Multiple Vasectomy Reversal Techniques

For a typical vasectomy reversal where the two ends of the tubes are to be reconnected, Dr. Flannigan uses the multi-layer microdot technique. This technique has a high reported success rate in the medical literature. This technique can be used in the majority of men undergoing vasectomy reversal. Success rates are over 90% for this technique.

If Dr. Flannigan determines that a secondary blockage is present in the epididymal tubes, he will perform an intricate procedure connecting the vas deferens tube, to one of the smaller epididymal tubes.

Dr. Flannigan uses the LIVE technique in the case of a secondary blockage, which for this situation has a relataively high success rate in the medical literature.

This technique is successful in up to 50% of cases where a conventional reversal would fail.

Possible Risks and Complications

Often this procedure is well tolerated. However, as with all surgical interventions, potential complications may arise:

  1. Mild bleeding into the scrotum (~1-4%).
  2. Scrotal hematoma. A bleed in the scrotum that can swell to the size of a grapefruit. This can be tender and disabling for a couple months, or require a secondary surgical procedure (1-4%).
  3. Infection. This may be mild and require antibiotics, or more serious where an abscess forms and requires intravenous antibiotics and possible drainage (1-3%).
  4. Failure of procedure. In some cases, the tubes cannot be successfully joined in some cases, (1-10% if recent vasectomy; 30-50% if vasectomy is decades previous).
  5. Late failure of procedure. Some men may have a successful procedure initially, but the connection continues to scar and block off resulting in no sperm in the semen, (1-15%).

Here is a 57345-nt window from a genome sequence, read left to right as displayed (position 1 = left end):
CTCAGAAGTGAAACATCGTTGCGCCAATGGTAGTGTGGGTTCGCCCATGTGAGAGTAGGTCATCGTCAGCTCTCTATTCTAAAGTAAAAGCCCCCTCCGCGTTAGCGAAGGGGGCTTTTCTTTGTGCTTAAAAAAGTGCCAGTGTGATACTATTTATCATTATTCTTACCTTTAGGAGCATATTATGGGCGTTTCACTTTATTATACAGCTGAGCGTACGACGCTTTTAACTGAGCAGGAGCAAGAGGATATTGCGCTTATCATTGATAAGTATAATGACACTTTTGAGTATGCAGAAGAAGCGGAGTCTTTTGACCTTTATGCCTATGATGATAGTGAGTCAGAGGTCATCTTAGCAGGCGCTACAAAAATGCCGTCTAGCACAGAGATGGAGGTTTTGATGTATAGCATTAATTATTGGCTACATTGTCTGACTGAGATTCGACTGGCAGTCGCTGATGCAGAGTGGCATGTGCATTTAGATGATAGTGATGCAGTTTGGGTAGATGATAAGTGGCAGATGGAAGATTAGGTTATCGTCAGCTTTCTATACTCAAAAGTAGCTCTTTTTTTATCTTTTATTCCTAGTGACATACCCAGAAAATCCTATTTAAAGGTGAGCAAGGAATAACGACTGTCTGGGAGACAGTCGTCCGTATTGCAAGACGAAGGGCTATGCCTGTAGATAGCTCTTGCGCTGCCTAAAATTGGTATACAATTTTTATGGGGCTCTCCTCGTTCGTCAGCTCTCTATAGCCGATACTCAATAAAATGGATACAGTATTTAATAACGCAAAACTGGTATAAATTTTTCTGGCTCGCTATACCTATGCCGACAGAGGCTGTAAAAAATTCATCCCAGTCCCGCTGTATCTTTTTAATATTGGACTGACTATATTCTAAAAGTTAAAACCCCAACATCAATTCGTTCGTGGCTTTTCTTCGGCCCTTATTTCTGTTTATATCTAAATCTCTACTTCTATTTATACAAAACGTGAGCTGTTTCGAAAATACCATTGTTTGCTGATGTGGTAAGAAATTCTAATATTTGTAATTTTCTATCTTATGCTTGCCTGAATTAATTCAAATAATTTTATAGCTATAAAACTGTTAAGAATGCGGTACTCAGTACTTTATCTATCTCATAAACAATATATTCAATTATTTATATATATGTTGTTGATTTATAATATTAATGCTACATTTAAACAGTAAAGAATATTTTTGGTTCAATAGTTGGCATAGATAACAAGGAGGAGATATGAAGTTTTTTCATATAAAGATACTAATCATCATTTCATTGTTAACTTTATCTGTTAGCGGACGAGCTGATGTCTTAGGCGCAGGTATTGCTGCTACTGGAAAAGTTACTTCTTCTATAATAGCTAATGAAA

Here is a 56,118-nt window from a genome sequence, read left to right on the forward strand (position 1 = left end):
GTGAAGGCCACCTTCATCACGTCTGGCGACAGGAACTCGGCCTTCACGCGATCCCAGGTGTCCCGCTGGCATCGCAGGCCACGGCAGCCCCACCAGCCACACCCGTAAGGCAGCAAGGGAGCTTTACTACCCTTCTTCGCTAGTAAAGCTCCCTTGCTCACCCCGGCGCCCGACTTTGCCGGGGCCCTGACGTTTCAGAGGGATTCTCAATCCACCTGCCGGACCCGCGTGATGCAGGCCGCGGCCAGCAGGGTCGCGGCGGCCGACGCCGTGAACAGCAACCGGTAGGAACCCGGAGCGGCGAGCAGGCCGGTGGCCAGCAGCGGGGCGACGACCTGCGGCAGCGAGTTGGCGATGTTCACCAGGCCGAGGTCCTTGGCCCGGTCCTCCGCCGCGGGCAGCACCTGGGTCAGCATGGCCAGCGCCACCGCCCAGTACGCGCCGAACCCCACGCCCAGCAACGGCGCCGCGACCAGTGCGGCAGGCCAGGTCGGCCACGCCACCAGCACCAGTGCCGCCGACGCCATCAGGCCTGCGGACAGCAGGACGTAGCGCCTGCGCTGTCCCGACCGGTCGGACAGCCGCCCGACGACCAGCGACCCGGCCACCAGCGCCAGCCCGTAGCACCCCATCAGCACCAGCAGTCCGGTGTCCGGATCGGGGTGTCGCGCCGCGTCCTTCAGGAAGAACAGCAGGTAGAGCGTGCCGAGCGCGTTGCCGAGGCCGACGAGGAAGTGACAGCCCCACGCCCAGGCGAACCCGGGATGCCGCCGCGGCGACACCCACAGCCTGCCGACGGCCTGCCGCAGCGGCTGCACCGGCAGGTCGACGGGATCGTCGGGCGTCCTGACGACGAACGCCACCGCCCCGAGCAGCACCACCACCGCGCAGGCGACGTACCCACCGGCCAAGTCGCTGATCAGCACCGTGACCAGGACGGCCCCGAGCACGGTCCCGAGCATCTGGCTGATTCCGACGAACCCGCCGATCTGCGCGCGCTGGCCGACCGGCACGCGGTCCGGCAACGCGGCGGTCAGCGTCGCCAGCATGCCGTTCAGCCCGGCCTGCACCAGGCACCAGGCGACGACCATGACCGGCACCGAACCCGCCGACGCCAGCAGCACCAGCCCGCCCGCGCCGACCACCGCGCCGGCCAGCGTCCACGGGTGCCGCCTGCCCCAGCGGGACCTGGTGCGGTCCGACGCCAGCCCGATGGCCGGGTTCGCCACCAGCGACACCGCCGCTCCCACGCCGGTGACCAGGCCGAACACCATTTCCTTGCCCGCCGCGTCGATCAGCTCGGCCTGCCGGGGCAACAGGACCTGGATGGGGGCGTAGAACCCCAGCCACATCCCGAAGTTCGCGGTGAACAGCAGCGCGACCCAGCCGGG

6. General anesthetic complications.

Common Questions on Vasectomy Reversal

What is the success rate of vasectomy reversals?

Conventional vasectomy reversals can have success rates as high as 90%. The amount of time since the original vasectomy procedure is an important factor in the success rate. Generally, more recent vasectomies can be reversed at a higher rate.

Does vasectomy reversal work even after 10+ years since time of vasectomy?

Over time, the epididymal tubules may rupture leading to secondary epididymal obstruction. Performing a conventional vasectomy reversal, where the two ends of the vas deferens are reconnected, will NOT result in a successful procedure.

However, Dr. Flannigan assesses the patients’ reconstructive needs during the procedure and performs an individualized treatment based upon the findings. Dr. Flannigan is an expert in alternative techniques if the conventional vasectomy reversal is not optimal treatment for the patient. Using the LIVE technique has a success rate up to 50% of cases where conventional vasectomy reversal would otherwise fail.

Why does one choose vasectomy reversal over IVF?

Men with a previous vasectomy that desire children using their sperm, have two options:

1. Vasectomy reversal
2. Sperm retrieval and IVF.

If the female partner is younger than 40, and the couple hopes to have more than one child, then vasectomy reversal may be the most cost-effective and best option. This decision is unique to every couple, and Dr. Flannigan will help the couple arrive at their option for success.

When can couples start trying to conceive after vasectomy reversal?

Men are asked to abstain and allow healing for the first 4 weeks after reconstruction. Sperm may return to the semen between 1 and 3.5 months following the surgery.

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We have decided to CLOSE our clinic locations until further notice.

However, we are still conducting complimentary initial visits for erectile dysfunction treatments by telemedicine.

Our staff will still be available by phone and email to schedule appointments.

We will keep you posted with updates on our website.

Read our COVID-19 Information Page